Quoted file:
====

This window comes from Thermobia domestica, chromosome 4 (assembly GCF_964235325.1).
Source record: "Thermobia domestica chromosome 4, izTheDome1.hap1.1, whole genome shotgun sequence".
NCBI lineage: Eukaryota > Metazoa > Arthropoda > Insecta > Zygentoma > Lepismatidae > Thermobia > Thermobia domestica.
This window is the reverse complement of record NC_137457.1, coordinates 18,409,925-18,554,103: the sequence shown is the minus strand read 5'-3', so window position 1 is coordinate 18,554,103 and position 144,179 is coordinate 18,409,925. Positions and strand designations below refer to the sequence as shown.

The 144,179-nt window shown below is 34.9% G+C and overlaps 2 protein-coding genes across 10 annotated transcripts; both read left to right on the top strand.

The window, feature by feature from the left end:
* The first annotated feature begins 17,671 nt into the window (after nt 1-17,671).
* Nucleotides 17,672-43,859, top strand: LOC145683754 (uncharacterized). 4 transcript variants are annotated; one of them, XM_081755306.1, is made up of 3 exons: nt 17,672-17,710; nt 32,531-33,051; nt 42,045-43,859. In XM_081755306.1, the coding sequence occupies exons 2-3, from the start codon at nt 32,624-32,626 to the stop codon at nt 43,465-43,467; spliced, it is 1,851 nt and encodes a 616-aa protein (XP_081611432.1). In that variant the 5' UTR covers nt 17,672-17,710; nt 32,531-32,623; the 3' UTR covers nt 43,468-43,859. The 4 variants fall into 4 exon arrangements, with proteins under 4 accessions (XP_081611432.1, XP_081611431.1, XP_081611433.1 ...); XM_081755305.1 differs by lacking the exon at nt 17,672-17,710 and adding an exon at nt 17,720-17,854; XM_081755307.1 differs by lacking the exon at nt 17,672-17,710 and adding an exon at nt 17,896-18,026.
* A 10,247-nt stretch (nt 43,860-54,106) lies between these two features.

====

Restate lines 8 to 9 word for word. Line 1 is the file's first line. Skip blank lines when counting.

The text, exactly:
* Nucleotides 17,672-43,859, top strand: LOC145683754 (uncharacterized). 4 transcript variants are annotated; one of them, XM_081755306.1, is made up of 3 exons: nt 17,672-17,710; nt 32,531-33,051; nt 42,045-43,859. In XM_081755306.1, the coding sequence occupies exons 2-3, from the start codon at nt 32,624-32,626 to the stop codon at nt 43,465-43,467; spliced, it is 1,851 nt and encodes a 616-aa protein (XP_081611432.1). In that variant the 5' UTR covers nt 17,672-17,710; nt 32,531-32,623; the 3' UTR covers nt 43,468-43,859. The 4 variants fall into 4 exon arrangements, with proteins under 4 accessions (XP_081611432.1, XP_081611431.1, XP_081611433.1 ...); XM_081755305.1 differs by lacking the exon at nt 17,672-17,710 and adding an exon at nt 17,720-17,854; XM_081755307.1 differs by lacking the exon at nt 17,672-17,710 and adding an exon at nt 17,896-18,026.
* A 10,247-nt stretch (nt 43,860-54,106) lies between these two features.